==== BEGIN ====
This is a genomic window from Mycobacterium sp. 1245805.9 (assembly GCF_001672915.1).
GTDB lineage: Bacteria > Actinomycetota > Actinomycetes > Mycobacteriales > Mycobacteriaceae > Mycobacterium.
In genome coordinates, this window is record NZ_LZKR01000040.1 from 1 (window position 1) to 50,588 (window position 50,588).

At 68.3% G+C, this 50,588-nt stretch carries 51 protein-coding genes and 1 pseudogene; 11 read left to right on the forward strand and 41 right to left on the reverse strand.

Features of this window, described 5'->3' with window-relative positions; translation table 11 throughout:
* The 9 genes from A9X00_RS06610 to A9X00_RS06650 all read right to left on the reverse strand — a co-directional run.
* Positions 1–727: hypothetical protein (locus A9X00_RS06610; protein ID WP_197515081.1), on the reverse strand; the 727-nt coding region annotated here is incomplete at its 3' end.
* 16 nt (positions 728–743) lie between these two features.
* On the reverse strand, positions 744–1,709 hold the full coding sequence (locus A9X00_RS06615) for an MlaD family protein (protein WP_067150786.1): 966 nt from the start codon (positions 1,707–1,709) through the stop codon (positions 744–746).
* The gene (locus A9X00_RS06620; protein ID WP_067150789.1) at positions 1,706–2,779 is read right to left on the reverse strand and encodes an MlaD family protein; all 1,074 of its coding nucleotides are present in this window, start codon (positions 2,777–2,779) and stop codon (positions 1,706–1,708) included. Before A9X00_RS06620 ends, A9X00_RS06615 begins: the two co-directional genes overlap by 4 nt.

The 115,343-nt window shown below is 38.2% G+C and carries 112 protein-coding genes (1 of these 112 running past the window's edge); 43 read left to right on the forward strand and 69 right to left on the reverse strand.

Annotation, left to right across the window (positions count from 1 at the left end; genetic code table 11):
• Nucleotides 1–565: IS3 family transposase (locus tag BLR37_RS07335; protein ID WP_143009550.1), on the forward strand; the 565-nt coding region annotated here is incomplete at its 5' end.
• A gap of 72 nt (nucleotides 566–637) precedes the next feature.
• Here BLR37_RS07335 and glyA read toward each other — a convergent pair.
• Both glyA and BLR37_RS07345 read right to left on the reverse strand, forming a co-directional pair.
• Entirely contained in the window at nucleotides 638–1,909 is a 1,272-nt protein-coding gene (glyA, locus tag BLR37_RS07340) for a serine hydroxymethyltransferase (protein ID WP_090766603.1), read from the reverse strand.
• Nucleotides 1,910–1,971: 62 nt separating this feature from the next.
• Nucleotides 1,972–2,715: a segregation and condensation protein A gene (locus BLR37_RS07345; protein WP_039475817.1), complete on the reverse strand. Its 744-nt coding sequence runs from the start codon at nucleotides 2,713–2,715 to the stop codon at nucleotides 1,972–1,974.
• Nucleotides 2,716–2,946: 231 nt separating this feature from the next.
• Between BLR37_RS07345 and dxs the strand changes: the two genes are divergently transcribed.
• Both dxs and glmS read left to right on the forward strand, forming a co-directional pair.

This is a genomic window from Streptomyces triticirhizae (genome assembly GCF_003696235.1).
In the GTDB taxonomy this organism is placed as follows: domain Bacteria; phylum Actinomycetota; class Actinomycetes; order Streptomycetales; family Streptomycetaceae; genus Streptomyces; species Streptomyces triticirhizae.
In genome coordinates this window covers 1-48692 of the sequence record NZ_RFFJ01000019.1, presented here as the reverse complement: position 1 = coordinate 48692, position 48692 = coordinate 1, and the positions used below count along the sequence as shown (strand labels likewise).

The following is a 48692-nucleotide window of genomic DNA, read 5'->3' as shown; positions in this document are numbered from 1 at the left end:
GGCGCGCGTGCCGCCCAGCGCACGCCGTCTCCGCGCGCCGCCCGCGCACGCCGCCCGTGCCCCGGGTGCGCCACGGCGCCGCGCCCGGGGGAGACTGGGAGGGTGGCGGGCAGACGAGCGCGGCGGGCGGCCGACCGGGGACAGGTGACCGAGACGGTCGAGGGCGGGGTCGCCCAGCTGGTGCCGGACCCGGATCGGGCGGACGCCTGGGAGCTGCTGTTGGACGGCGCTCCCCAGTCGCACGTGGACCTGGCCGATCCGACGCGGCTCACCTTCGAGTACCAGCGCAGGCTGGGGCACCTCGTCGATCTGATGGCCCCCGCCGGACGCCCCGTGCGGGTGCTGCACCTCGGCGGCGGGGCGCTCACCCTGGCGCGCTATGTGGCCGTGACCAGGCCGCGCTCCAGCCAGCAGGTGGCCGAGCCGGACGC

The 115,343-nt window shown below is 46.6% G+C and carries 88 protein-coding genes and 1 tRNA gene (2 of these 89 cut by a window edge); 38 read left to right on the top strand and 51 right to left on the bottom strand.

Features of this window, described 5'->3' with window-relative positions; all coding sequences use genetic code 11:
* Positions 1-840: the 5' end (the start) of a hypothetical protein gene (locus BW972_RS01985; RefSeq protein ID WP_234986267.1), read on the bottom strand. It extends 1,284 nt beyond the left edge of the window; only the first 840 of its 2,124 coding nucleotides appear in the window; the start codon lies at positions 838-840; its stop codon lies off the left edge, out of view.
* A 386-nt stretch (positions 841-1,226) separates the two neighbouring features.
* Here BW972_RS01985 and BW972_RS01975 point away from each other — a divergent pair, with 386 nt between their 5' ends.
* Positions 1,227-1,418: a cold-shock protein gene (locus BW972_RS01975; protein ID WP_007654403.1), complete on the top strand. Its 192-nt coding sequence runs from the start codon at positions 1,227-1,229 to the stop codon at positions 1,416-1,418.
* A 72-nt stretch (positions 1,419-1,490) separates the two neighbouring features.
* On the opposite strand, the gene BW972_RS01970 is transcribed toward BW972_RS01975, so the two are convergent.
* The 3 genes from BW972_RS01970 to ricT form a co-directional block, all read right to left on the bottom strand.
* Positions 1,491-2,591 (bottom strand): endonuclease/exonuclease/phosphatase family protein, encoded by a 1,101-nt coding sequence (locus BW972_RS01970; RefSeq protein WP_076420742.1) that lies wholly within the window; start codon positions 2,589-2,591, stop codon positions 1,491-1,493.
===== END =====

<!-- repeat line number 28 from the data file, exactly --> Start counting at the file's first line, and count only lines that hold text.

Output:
The 115,343-nt window shown below is 46.6% G+C and carries 88 protein-coding genes and 1 tRNA gene (2 of these 89 cut by a window edge); 38 read left to right on the top strand and 51 right to left on the bottom strand.